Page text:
Mine Tales: Gold helped Arizona gain territory status – by William Ascarza (Arizona Daily Star November 2, 2014)


Prized among civilization for more than 5,000 years, gold’s role as a precious metal influences world commerce and stimulates exploration. Its symbol, AU, represents the Latin word for gold: aurum.

Gold, the most malleable and ductile of metals, is also resistant to chemical attack and is highly reflective. One ounce of gold can be flattened to cover in excess of 150 square feet. Although widely distributed, it occurs in small amounts in less than one seven thousandth of an ounce (0.004g) per ton in the Earth’s crust.

An excellent conductor of electricity and heat, it has been used as a medium of exchange and is invaluable for industrial uses including metal alloys, computer circuitry, solders and jewelry. It was highly sought after by early European explorers including Francisco Vasquez de Coronado’s attempt to discover the Seven Cities of Cibola in 1540, and continues to play a critical role in Arizona’s mining history.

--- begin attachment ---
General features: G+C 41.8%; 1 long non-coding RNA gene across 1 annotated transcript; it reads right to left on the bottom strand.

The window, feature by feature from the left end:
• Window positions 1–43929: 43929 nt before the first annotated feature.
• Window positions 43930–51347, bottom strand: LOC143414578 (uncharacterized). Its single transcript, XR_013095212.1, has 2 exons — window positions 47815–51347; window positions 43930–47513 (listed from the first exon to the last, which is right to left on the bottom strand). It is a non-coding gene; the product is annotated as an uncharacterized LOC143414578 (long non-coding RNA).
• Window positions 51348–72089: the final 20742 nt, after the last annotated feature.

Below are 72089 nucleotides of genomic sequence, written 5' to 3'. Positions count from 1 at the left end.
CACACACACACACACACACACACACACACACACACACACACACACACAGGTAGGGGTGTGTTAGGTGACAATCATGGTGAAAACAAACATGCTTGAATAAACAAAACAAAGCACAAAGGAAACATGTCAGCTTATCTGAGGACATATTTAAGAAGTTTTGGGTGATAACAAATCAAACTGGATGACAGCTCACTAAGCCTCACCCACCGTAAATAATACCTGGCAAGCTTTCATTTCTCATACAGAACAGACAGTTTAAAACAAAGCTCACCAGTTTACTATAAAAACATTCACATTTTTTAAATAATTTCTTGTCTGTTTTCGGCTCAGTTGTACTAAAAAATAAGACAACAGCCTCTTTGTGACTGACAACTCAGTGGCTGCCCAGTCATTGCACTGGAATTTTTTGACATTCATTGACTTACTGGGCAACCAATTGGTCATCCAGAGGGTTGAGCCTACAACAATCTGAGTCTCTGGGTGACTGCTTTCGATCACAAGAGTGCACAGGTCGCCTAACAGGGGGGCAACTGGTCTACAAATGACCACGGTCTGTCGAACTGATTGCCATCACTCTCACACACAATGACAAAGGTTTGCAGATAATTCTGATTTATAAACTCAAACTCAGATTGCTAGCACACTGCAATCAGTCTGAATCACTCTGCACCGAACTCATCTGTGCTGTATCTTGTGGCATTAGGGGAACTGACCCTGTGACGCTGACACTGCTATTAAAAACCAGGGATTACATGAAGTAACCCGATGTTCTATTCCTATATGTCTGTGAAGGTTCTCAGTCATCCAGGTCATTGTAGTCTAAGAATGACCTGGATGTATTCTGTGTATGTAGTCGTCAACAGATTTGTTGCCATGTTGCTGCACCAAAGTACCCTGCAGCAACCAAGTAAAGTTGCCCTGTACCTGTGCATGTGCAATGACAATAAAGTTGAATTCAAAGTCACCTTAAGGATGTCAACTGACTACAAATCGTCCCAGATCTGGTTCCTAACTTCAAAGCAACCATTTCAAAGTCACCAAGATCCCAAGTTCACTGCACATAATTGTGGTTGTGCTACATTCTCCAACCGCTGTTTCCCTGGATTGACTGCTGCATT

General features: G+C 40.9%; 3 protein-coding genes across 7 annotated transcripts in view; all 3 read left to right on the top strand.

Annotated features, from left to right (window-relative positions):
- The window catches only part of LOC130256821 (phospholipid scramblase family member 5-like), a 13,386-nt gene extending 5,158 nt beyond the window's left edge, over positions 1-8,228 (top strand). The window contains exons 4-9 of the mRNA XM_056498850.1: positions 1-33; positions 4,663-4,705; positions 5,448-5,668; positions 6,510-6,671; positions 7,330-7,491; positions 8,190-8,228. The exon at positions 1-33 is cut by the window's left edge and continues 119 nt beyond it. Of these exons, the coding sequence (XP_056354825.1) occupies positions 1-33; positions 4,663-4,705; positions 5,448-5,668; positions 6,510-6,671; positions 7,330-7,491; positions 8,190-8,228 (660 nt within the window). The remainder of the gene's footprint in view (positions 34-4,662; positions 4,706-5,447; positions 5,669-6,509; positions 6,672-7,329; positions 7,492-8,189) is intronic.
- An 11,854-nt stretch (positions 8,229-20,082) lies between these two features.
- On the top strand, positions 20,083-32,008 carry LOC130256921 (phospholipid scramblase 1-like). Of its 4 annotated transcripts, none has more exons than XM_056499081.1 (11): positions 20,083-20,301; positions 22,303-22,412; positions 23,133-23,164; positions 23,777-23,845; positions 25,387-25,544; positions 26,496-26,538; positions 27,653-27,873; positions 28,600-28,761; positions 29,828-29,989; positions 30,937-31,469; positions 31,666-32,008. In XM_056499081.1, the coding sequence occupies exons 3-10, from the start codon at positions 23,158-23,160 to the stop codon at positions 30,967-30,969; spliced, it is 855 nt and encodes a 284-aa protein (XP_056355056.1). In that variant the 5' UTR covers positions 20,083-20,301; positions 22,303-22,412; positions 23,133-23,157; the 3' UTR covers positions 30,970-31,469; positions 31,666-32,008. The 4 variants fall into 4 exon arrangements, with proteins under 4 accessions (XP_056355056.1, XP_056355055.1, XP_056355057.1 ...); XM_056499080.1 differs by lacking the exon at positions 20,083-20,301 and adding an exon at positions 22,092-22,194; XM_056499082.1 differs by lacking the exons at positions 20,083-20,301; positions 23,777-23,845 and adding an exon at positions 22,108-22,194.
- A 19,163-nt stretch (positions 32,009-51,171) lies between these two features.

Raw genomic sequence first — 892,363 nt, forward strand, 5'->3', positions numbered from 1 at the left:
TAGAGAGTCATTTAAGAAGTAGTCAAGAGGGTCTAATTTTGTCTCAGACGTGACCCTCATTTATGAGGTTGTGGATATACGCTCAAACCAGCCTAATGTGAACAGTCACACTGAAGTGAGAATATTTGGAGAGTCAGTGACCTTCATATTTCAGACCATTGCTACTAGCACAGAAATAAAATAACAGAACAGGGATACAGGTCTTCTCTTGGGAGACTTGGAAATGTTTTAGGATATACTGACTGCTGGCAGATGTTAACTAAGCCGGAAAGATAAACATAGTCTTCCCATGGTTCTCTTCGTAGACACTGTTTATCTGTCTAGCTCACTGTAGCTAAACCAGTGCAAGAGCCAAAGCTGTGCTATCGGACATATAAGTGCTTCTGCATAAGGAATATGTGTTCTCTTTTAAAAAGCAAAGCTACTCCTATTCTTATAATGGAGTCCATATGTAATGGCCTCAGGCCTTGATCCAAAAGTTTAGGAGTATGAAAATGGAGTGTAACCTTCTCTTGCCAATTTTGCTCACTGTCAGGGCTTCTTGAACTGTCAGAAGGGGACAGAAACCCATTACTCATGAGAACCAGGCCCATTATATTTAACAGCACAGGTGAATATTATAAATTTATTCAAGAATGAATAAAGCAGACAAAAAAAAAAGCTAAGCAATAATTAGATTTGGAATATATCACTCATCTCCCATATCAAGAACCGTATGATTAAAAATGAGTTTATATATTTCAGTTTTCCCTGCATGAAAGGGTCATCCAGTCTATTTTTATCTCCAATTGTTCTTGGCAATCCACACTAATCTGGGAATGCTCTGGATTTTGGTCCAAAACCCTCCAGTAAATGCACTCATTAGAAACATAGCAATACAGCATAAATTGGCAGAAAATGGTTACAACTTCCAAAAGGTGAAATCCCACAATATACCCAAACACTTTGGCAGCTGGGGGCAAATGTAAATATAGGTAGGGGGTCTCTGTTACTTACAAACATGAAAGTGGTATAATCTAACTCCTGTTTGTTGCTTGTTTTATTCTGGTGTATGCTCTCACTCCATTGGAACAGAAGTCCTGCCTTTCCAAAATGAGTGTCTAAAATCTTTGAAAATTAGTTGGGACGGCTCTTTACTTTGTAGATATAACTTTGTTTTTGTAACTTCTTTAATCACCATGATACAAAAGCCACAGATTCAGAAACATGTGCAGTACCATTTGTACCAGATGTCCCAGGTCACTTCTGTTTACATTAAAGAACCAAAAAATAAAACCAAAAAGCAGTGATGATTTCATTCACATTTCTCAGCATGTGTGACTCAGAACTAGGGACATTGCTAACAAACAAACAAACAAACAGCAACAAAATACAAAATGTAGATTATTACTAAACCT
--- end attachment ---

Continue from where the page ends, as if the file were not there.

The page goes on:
Found in hydrothermal quartz veins (lode deposits) and placer (stream) deposits; gold is also a byproduct from copper, lead and zinc mines. By the late 1850s, an influx of gold prospectors arrived in Arizona seeking both lode and placer deposits. Discoveries made around Gila City, La Paz, Lynx Creek, Rich Hill, Vulture and Big Bug contributed to the early settlement of Central Arizona.

Texan Jacob Snively’s discovery of gold placers near the confluence of the Colorado and Gila rivers in 1858 launched Arizona’s first gold rush and established Gila City.

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